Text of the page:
The second unique situation appeared in a game of the club-championship of Deurne. I already once won in 2009 against the 1700 player Pascal Francois. In 2011 Pascal repeated the opening as the opening is theoretically healthy. I agreed as there exists an important difference between the evaluation of the engine and the practical chances in standard play.
[Event "Klubkampioenschap Deurne r1"] [Site "?"] [Date "2011.??.??"] [Round "?"] [White "Brabo"] [Black "Francois, P."] [Result "1-0"] [ECO "B19"] [WhiteElo "2324"] [BlackElo "1736"] [PlyCount "79"] [EventDate "2011.??.??"] [CurrentPosition "rnbqkbnr/pppppppp/8/8/8/8/PPPPPPPP/RNBQKBNR w KQkq - 0 1"] 1.e4 c6 2.d4 d5 3.Nc3 dxe4 4.Nxe4 Bf5 5.Ng3 Bg6 6.h4 h6 7.Nf3 Nd7 8.h5 Bh7 9.Bd3 Bxd3 10.Qxd3 Ngf6 11.Bf4 e6 12.O-O-O Be7 13.Kb1 O-O 14.Ne4 Nxe4 15.Qxe4 Nf6 16.Qe2 Qd5 17.Ne5 Qe4 18.Qxe4 Nxe4 19.Rhe1 Nf6 20.g4 Rad8 21.f3 Rd6 { (2 years ago Pascal chose Nd7 in our mutual game.) } ( 21...Nd7 22.Nd3 Nb6 23.c3 Nd5 24.Bd2 b6 25.c4 Nc7 26.Ne5 Bf6 27.Nxc6 Rd6 28.d5 exd5 29.Ne7+ Kh7 30.Bb4 Rd7 31.Nxd5 Rfd8 32.Nxf6+ gxf6 33.Rxd7 Rxd7 34.Re7 Rxe7 35.Bxe7 f5 36.Kc2 Kg7 37.b4 Ne6 38.Kd3 f6 39.Bd6 Kf7 40.a4 Ke8 41.Ke3 a5 42.bxa5 bxa5 43.gxf5 Ng7 44.Bf4 Nxh5 45.Bxh6 Ng3 46.Kd3 Kd7 47.Bd2 Kc6 48.Bxa5 Nxf5 49.Be1 Kc5 50.a5 Kc6 51.Bf2 Kb7 52.Ke4 Ne7 53.Bd4 Nc6 54.Bc3 Ka6 55.Kf5 { (Brabo - Francois,P 1- 0 gespeeld in 2009.) } ) 22.c3 Rfd8 23.Kc2 c5 24.Nd3 Rc6 25.dxc5 Bxc5 26.Nxc5 Rxd1 27.Rxd1 Rxc5 28.Rd8+ Kh7 29.Be3 Rc6 30.Bxa7 Nd5 31.Bb8 b5 32.Rd7 f6 33.Kd3 Ra6 34.a3 Ra8 35.Rb7 e5 36.Rxb5 Nf4+ 37.Ke3 Ra4 38.Rb7 Nh3 39.Bd6 Rf4 40.Rb4 1-0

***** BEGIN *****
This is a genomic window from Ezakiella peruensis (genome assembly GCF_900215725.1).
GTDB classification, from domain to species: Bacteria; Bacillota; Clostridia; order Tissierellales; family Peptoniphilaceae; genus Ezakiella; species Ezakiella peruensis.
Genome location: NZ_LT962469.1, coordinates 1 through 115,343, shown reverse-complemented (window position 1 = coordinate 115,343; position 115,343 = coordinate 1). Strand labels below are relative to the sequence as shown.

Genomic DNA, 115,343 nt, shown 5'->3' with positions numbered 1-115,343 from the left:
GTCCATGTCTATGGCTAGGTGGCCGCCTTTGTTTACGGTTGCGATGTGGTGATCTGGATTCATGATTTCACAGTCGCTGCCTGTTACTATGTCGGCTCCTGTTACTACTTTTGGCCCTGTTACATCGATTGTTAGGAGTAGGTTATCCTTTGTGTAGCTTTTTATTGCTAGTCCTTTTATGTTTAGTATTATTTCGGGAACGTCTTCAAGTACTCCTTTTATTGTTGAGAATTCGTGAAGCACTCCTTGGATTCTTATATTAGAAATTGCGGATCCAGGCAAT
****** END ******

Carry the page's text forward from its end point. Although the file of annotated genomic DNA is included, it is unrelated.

When we met a third time in 2013, Pacal had learned from the losses. You can't select an opening just by looking at the evaluation of the engine so Pascal deviated much earlier with an interesting alternative.

I want to return to the original question of which openings my opponents play. In the meanwhile we have the answer. Every game a new opening is played except some very rare cases. So we can't predict which openings will appear in the future. Therefore it makes little sense to study the openings of the opponents.

You could even state that it makes no sense to study openings at all at our modest playing-level. That was insinuated in a reaction of the Unknown One see article of 2012. However this is a bridge too far for me. In many openings it is an undeniable advantage to know a number of moves. 20 moves can be a good arbitrary line to define an opening but it tells very little how useful studying openings can be see my recent article the (non-)sense of blitz.